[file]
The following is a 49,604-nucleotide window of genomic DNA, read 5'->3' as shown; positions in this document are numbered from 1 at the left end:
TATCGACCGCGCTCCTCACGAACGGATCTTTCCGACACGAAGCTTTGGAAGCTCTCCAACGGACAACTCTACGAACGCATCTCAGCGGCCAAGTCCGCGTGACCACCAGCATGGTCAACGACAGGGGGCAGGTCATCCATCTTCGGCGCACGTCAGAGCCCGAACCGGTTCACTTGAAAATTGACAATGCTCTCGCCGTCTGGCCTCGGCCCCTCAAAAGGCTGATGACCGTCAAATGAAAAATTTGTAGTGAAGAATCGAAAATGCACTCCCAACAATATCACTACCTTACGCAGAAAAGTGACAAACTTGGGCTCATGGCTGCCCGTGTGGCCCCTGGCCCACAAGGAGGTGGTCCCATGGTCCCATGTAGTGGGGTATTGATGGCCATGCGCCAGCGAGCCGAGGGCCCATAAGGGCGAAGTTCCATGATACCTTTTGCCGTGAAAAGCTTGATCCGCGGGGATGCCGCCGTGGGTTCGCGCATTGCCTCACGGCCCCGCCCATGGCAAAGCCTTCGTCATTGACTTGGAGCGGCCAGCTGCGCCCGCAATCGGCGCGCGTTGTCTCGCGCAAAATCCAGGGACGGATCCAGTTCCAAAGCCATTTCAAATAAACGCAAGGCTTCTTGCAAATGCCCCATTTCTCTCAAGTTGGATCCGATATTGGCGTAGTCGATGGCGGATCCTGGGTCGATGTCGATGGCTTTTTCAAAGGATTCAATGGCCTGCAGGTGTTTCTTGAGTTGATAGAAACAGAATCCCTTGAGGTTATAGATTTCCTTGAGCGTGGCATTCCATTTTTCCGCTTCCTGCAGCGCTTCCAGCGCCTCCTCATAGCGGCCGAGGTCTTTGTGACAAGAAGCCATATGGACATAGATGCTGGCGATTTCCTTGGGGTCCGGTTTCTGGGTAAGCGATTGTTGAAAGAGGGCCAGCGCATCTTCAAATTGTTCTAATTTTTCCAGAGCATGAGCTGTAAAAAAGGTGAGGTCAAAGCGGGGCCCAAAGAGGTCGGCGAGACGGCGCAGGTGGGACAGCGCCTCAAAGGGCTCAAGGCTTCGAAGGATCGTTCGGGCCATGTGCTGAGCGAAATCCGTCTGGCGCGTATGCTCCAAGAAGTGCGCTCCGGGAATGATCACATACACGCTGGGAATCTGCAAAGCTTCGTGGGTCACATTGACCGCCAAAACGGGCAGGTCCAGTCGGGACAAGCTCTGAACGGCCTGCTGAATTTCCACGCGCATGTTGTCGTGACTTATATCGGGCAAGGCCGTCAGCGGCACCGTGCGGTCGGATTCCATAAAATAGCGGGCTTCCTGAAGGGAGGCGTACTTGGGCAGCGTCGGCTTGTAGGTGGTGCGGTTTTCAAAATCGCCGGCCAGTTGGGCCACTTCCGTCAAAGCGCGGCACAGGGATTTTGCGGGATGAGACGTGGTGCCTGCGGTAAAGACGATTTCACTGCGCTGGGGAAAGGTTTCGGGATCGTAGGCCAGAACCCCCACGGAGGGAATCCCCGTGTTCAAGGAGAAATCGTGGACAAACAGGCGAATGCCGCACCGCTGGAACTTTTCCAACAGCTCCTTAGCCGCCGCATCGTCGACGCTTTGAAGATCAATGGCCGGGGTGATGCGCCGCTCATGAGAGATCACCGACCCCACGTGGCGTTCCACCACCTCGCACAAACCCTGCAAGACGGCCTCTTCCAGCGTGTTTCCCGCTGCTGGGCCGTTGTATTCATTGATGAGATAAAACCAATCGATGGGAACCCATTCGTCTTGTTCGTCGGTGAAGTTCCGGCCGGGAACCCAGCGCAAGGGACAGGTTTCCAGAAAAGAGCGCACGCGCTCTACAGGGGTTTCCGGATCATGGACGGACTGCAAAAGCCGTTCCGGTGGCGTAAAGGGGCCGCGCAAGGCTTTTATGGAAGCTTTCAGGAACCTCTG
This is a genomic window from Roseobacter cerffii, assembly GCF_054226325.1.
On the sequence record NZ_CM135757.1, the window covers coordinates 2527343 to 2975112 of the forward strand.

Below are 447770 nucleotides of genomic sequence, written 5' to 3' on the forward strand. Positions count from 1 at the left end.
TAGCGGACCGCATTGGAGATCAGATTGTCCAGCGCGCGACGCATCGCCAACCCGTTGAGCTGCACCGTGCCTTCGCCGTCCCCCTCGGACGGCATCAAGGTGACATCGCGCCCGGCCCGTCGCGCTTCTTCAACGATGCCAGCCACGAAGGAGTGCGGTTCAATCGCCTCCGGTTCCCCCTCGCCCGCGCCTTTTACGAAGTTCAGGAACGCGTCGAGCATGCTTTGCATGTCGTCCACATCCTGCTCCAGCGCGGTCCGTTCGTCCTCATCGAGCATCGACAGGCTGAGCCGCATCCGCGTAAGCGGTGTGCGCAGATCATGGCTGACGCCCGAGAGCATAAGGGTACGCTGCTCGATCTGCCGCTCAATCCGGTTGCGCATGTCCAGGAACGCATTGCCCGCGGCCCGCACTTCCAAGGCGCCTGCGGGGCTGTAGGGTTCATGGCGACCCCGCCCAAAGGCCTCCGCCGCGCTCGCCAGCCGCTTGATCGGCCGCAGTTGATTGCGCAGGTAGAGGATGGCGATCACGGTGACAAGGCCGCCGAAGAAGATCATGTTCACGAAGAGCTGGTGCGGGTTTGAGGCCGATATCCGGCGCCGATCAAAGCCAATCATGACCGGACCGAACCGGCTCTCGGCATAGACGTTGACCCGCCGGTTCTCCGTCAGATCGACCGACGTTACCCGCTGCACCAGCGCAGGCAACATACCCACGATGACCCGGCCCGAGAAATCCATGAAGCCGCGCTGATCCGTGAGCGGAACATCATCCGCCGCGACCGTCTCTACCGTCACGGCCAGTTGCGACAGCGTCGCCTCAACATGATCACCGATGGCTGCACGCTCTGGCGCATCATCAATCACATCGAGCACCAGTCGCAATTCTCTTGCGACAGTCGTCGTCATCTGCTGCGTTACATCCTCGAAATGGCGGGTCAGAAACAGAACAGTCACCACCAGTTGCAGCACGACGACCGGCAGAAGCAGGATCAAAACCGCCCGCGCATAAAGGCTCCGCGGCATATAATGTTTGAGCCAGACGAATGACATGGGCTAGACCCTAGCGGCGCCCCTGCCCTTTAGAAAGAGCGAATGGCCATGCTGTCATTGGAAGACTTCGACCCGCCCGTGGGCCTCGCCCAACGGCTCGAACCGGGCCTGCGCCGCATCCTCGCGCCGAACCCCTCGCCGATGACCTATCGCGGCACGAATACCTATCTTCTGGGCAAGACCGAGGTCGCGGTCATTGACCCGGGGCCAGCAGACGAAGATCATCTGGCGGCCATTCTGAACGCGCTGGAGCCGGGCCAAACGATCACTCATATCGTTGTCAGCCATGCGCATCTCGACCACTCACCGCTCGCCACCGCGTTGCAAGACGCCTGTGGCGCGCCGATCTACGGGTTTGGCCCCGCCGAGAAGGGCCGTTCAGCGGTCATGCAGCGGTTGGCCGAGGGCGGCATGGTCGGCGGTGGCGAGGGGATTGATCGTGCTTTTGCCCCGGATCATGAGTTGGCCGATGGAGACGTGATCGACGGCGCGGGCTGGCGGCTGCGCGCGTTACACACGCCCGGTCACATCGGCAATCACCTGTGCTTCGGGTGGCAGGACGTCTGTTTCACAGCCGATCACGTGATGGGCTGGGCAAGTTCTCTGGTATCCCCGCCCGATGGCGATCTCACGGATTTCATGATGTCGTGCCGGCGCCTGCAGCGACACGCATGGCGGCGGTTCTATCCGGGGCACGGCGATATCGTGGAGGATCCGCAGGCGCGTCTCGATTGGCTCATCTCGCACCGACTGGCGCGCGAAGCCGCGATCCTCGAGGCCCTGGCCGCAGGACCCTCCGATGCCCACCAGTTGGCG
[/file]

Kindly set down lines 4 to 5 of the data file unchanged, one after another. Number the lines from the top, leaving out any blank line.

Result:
On the sequence record NZ_CM135757.1, the window covers coordinates 2527343 to 2975112 of the forward strand.

Below are 447770 nucleotides of genomic sequence, written 5' to 3' on the forward strand. Positions count from 1 at the left end.